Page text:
Apurva Kempinski
Bali, Indonesia

4:50 P.M. CIT

THE PRESIDENT:  Well, good afternoon, everyone.  We haven’t heard enough from everybody, so we’re going to go another five hours.  (Laughs.)

I — I want to welcome you all.  The — I’m going to make some brief opening comments and then yield to my friend, who’s been doing not much today except doing this all day, and then to — as much as I’d like to go to President von der Leyen, who I like better than anybody here.  But — so we’re going to begin now.

Folks, good afternoon.  I want to thank everyone for being here.  You’ve done a tremendous job, by the way, for — really.  You’ve done a great job.  (Applause.) 

And focusing on our efforts of the — of the G20 — 

(Checks microphone.)  Do I have this on?  Yes. 

— the G20 — toward restoring and recovering together and recovering stronger.  As we were saying outside — we were having a photograph taken — I’m convinced we’re going to come out of this crisis we’ve been through, and the pandemic and other things, stronger than we went in.  Every time we engage, we get better. 

And I — today we’re focused on investing together and investing stronger than we have in the past. 

In June, I joined my fellow G7 leaders to officially launch the Partnership for Global Infrastructure and Investment, with the collective goal of mobilizing $600 billion in five years for quality, sustainability, and innovative infrastructure, and investments in low- and middle-income countries. 

As I’ve spoken with the — my Canadian friends, this is something that we have an obligation to do, it seems to me, to deal with those nations that are not the primary cause of many of our problems, but are now left with a great deal of difficulty. 

I want to emphasize the word “investments” — investments that are driven by local needs, in development with our partners, and delivering real results to improve the lives of all of our people.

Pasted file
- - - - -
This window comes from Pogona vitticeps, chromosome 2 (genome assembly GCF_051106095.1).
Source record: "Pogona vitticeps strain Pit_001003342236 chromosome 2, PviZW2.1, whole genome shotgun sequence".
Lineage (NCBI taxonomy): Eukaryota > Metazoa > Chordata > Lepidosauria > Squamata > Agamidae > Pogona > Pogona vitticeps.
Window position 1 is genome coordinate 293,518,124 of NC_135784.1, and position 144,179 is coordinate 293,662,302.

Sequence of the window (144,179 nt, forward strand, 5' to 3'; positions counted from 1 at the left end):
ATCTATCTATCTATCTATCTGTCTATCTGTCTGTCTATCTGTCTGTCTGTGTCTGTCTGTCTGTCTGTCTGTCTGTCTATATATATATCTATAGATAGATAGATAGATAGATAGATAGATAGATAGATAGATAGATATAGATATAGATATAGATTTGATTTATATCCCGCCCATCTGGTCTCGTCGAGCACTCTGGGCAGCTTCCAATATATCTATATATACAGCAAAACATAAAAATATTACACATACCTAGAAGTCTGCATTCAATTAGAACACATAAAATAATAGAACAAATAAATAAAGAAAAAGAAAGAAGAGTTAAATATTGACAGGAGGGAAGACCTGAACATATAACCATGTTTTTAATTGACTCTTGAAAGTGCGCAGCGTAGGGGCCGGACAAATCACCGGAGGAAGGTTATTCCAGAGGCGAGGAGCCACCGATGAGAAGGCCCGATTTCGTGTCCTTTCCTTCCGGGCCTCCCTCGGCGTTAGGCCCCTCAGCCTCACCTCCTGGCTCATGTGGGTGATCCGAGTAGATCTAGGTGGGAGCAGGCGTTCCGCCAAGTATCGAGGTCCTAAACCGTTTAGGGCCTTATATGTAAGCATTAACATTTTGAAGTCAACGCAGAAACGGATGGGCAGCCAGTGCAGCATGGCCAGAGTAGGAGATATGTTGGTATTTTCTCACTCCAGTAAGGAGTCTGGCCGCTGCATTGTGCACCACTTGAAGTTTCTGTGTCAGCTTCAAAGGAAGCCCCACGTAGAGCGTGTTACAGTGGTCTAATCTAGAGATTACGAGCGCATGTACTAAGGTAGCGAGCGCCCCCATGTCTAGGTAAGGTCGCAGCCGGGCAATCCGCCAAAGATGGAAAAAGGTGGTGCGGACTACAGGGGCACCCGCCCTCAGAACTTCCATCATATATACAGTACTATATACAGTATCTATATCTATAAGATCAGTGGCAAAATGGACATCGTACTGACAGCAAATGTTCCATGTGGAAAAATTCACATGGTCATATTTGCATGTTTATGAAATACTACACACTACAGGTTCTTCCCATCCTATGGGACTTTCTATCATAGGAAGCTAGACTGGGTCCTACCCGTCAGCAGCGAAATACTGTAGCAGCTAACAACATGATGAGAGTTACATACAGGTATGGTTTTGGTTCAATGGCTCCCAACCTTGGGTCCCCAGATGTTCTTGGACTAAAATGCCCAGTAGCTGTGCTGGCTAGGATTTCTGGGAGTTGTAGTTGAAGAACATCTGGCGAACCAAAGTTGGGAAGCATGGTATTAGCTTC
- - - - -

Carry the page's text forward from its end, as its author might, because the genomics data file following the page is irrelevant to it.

Through the partnership, we’ve already launched an array of new projects with countries across the G20 and beyond, collaborating in new ways on climate, energy security, and digital connectivity, health infrastructure, and gender equity and gender equality. 

And let me give you some examples of the work we’ve been doing. 

First, in climate and on energy security: As we accelerate our investment and speed transition to clean energy future to meet the climate crisis head on, we have to make sure that they benefit people everywhere — everywhere — not just in the larger countries.  And that’s why we’re proud to partner with Indonesia and Japan under both of our colleagues — an unflagging leadership from both them — together with a broad coalition of countries to create the Just Energy Transition Partnership — not “just” like “soon,” but “to be just” energy partnership. 

Also critical to this effort has been the work of the Glasgow Financial Alliance for Net Zero, co-chaired by my friend and champion of global climate efforts, Mike Bloomberg.  Together, we hope to mobili- — we’re mobilizing $20 billion to support Indonesia’s efforts to reduce emissions and expand renewable energy, and support workers in the most affected — who are most affected by the transition away from coal, and that can be difficult. 

That $20 billion from partner governments and some of the world’s leading financial institutions will accelerate an ambitious energy transition that has a global impact. 

We also plan to invest $798 million [$698 million] through the new Millennium Challenge Corporation with Indonesia, which will build climate-resilient transportation and support Indonesia’s development goals. 

And around the world, we’re also investing in critical minerals, supply chains, and technology needed for a clean energy transition.